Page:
MP Rory Stewart turns TV presenter to tell the Border Country story

Rory Stewart

Rory Stewart

First published in News
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EDEN MP Rory Stewart will present a two-part BBC television documentary exploring the story of the Borders region, which once incorporated the whole of present-day Cumbria.

The first instalment of Border Country: The Story of Britain’s Lost Middleland will be broadcast at 8pm on BBC2 on Sunday (March 30), with the second part being shown on Sunday, April 6.

More information about the programme can be found at: http://www.bbc.co.uk/programmes/b0404r3t

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5:17pm Tue 15 Apr 14

glyn thompson says...

Having been pleasantly diverted by Rory Stewart’s elegy for Britain’s lost ‘Middleland’ recently broadcast on BB2, I was somewhat taken aback when, idly leafing through the August 2013 issue of Cumbria Life, between pages 48 and 50 I gained the distinct impression that I was strolling down memory lane, for there I encountered observations which gave me a distinct sense of retrospective déjà vu.

Borderlands such as the one I am walking through are as much a state of mind as a line on the map…..my Scottish border ancestors had more in common with their Cumbrian neighbours than they ever had with the clannish tartanry that defines Scottishness to so many people….We both happened to live in a battle zone….the Debatable Lands were a block of disputed territory…if you want a modern comparison imagine the warlord frontier zone between Afghanistan and Pakistan….the only way of making that a permanent solution was to garrison the Debatable Lands with the sixteenth century equivalent of a UN peacekeeping force…some years ago I came across a farmer in the eastern borders (another Robson as it happened) who had the borderline running through his farmyard….walking along the line of the sadly eroded remnants of the Scot’s Dike, I tripped over something the bracken. And there it was, one of the sixteenth-century square marker stones that were originally set up at intervals along the top of the rampart’, and so on.

And in an uncanny anticipation of the thinly-disguised ulterior motive of the the Right Honourable Member for Penrith and the Borders, the author Eric Robson concludes with following prescient observation: ‘Maybe I should…contact Scotland’s First Minister. If Alex Salmond gets the result he wants in his referendum next year, the Scots Dike could come into its own again.’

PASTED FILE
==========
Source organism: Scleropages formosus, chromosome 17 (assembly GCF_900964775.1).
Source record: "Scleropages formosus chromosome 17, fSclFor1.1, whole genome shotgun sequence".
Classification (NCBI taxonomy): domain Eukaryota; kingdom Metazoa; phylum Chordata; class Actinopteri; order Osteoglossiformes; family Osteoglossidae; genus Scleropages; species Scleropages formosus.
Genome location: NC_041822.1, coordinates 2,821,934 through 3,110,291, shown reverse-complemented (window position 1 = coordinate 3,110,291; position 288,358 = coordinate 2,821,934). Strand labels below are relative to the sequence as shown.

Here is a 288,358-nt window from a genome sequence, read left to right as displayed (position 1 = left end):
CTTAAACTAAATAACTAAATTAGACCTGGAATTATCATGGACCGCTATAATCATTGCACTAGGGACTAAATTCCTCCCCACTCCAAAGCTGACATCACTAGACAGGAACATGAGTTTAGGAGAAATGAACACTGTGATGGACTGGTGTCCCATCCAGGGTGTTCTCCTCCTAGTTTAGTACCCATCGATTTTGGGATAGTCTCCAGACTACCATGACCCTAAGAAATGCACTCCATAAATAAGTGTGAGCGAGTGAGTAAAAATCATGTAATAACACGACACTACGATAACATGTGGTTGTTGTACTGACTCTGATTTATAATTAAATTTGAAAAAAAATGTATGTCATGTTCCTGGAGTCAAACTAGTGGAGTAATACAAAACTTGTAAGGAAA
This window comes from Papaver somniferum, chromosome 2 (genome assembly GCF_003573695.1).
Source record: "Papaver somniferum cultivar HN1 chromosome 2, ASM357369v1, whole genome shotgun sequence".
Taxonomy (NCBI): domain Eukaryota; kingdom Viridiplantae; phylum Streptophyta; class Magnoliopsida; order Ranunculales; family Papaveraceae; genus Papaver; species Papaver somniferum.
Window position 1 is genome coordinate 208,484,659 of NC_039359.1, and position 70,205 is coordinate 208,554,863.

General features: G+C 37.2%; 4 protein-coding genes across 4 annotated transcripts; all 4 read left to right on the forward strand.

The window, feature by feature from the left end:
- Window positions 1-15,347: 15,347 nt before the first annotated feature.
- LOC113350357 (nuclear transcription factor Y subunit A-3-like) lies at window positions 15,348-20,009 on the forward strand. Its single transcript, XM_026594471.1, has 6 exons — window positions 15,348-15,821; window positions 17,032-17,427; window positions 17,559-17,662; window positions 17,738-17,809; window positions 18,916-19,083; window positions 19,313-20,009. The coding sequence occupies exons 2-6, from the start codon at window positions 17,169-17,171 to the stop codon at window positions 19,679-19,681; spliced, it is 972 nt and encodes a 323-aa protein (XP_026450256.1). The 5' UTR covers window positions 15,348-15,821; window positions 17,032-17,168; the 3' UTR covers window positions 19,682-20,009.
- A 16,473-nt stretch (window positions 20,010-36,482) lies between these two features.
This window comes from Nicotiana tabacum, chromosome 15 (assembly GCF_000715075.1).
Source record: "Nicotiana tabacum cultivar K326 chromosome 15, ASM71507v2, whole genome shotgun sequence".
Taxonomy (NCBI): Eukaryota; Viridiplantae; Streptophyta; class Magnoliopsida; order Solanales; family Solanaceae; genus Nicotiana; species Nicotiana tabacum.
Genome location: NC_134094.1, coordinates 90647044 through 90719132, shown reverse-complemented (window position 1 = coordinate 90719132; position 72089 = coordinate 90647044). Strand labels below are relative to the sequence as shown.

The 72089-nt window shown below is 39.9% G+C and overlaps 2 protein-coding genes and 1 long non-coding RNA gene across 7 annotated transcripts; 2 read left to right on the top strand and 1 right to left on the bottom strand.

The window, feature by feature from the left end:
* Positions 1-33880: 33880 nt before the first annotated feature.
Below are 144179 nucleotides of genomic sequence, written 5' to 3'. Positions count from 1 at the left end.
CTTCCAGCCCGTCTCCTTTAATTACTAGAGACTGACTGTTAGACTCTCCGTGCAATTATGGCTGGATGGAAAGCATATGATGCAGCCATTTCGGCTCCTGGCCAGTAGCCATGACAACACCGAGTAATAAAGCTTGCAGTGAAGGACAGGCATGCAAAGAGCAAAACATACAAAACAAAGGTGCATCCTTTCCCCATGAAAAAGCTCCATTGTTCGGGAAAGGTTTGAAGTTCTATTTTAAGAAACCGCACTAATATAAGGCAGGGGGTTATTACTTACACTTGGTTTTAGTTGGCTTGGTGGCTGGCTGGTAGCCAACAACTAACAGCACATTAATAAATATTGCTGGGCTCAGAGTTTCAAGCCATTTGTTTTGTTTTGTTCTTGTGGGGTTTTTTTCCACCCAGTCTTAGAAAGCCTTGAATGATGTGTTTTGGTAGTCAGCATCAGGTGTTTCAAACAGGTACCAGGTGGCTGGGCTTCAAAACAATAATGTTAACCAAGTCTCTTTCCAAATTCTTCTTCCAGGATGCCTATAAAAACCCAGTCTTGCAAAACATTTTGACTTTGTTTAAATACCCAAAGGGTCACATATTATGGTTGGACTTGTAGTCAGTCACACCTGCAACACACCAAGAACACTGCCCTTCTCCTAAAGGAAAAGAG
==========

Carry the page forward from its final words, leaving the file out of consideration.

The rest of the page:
Whist being a Sassenach resident in Cumbria, with no political axe to grind - since Westminster hasn’t paid me the courtesy of canvassing my opinion- as usual, it does seem to me that someone owes somebody else an acknowledgement.

DR Glyn Thompson, Appleby in Westmorland.
Having been pleasantly diverted by Rory Stewart’s elegy for Britain’s lost ‘Middleland’ recently broadcast on BB2, I was somewhat taken aback when, idly leafing through the August 2013 issue of Cumbria Life, between pages 48 and 50 I gained the distinct impression that I was strolling down memory lane, for there I encountered observations which gave me a distinct sense of retrospective déjà vu. Borderlands such as the one I am walking through are as much a state of mind as a line on the map…..my Scottish border ancestors had more in common with their Cumbrian neighbours than they ever had with the clannish tartanry that defines Scottishness to so many people….We both happened to live in a battle zone….the Debatable Lands were a block of disputed territory…if you want a modern comparison imagine the warlord frontier zone between Afghanistan and Pakistan….the only way of making that a permanent solution was to garrison the Debatable Lands with the sixteenth century equivalent of a UN peacekeeping force…some years ago I came across a farmer in the eastern borders (another Robson as it happened) who had the borderline running through his farmyard….walking along the line of the sadly eroded remnants of the Scot’s Dike, I tripped over something the bracken. And there it was, one of the sixteenth-century square marker stones that were originally set up at intervals along the top of the rampart’, and so on. And in an uncanny anticipation of the thinly-disguised ulterior motive of the the Right Honourable Member for Penrith and the Borders, the author Eric Robson concludes with following prescient observation: ‘Maybe I should…contact Scotland’s First Minister. If Alex Salmond gets the result he wants in his referendum next year, the Scots Dike could come into its own again.’ Whist being a Sassenach resident in Cumbria, with no political axe to grind - since Westminster hasn’t paid me the courtesy of canvassing my opinion- as usual, it does seem to me that someone owes somebody else an acknowledgement. DR Glyn Thompson, Appleby in Westmorland. glyn thompson
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